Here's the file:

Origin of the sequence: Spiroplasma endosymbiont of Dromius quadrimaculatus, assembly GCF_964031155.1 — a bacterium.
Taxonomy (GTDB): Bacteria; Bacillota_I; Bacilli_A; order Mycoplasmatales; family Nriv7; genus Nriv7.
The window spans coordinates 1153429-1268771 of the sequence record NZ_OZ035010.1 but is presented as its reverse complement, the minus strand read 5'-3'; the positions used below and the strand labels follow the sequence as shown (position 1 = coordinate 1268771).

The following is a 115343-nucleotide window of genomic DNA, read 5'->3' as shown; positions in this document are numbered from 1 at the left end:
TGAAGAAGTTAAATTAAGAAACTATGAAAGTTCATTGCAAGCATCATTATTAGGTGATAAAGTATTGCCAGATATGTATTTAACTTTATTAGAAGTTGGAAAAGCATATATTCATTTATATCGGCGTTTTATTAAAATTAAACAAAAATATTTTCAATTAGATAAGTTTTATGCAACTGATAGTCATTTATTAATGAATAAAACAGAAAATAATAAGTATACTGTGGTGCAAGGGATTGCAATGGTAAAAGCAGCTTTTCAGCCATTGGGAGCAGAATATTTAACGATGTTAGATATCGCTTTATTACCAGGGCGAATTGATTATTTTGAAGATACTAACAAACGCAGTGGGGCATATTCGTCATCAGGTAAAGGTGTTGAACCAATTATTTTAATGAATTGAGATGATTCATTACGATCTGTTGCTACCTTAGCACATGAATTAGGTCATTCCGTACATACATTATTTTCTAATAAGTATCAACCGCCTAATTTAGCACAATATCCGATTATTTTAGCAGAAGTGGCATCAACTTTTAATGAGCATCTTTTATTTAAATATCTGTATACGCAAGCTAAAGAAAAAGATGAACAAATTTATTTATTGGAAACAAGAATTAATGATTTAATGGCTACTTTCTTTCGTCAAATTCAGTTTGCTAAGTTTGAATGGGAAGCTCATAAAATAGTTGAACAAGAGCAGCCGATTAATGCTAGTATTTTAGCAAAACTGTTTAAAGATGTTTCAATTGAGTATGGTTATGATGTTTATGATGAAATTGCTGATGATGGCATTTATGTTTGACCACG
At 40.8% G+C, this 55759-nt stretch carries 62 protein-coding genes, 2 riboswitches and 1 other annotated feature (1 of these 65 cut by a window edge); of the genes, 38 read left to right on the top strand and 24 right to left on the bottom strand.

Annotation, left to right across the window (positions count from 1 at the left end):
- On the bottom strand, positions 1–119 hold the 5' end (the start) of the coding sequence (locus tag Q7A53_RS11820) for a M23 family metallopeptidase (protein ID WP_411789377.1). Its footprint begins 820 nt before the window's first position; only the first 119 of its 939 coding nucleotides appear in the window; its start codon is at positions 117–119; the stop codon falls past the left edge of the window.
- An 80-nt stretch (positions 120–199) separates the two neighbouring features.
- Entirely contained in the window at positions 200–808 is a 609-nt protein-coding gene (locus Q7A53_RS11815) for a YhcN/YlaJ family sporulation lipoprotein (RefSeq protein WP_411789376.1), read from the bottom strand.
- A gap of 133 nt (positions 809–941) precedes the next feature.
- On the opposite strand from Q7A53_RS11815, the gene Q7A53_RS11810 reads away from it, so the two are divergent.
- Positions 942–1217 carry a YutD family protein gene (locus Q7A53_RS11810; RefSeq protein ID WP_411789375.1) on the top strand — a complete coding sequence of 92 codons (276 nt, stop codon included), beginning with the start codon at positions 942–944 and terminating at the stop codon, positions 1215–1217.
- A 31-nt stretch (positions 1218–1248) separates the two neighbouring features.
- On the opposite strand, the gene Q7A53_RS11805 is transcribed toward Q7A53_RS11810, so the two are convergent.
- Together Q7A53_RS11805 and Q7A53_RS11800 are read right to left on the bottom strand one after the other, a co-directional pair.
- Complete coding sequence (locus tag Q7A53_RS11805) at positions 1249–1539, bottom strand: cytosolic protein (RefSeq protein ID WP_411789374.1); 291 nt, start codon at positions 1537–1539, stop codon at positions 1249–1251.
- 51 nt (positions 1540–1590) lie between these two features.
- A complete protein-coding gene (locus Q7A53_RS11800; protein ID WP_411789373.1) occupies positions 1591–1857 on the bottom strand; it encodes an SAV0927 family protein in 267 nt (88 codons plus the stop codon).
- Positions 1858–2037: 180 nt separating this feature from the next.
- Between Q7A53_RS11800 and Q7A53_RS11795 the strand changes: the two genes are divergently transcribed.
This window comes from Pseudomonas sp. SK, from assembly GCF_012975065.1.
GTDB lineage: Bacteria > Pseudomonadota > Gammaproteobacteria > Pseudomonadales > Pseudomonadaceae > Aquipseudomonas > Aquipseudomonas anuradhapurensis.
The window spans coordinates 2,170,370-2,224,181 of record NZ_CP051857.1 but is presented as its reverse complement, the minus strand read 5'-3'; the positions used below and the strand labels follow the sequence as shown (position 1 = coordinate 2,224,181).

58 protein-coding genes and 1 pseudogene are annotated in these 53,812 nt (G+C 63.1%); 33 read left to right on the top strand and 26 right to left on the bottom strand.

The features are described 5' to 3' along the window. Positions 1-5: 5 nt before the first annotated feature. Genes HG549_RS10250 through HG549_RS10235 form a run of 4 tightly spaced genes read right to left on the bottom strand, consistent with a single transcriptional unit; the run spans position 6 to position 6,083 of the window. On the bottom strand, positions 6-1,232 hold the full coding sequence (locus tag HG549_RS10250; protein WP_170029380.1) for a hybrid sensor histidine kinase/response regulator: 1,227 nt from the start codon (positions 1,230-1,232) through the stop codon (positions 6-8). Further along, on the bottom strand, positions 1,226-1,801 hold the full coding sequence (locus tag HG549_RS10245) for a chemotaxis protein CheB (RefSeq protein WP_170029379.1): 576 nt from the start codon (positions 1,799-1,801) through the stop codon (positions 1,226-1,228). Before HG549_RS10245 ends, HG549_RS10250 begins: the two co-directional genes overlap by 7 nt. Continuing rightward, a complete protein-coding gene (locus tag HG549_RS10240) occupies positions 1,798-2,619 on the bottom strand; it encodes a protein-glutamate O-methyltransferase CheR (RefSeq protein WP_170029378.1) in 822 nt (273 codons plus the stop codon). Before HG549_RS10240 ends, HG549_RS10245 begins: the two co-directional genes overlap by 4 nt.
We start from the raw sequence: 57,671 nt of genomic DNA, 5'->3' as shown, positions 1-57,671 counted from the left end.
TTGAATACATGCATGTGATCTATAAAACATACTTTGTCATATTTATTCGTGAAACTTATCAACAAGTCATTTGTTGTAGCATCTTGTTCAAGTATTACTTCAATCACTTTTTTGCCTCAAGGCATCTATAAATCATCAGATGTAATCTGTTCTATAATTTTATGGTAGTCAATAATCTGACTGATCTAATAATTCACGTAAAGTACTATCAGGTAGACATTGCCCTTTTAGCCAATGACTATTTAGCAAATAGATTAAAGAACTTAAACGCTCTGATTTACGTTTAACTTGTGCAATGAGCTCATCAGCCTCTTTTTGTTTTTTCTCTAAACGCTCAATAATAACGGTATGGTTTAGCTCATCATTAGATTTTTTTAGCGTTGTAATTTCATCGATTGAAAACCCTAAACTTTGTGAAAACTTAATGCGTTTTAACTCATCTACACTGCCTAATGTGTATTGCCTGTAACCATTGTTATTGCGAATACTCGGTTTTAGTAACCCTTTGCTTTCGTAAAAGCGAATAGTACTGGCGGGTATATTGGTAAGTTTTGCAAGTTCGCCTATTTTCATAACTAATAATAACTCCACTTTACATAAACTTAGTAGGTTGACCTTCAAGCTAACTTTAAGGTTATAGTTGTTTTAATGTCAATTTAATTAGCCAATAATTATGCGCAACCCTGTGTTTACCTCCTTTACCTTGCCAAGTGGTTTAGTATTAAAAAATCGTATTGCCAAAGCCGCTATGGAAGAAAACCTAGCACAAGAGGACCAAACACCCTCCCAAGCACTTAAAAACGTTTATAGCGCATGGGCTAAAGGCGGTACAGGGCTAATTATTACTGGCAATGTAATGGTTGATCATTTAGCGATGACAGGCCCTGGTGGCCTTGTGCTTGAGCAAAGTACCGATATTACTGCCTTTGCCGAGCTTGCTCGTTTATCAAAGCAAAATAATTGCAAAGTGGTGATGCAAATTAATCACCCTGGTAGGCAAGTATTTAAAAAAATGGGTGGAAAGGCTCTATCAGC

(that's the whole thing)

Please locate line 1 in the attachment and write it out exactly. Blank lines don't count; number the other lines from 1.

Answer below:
Origin of the sequence: Spiroplasma endosymbiont of Dromius quadrimaculatus, assembly GCF_964031155.1 — a bacterium.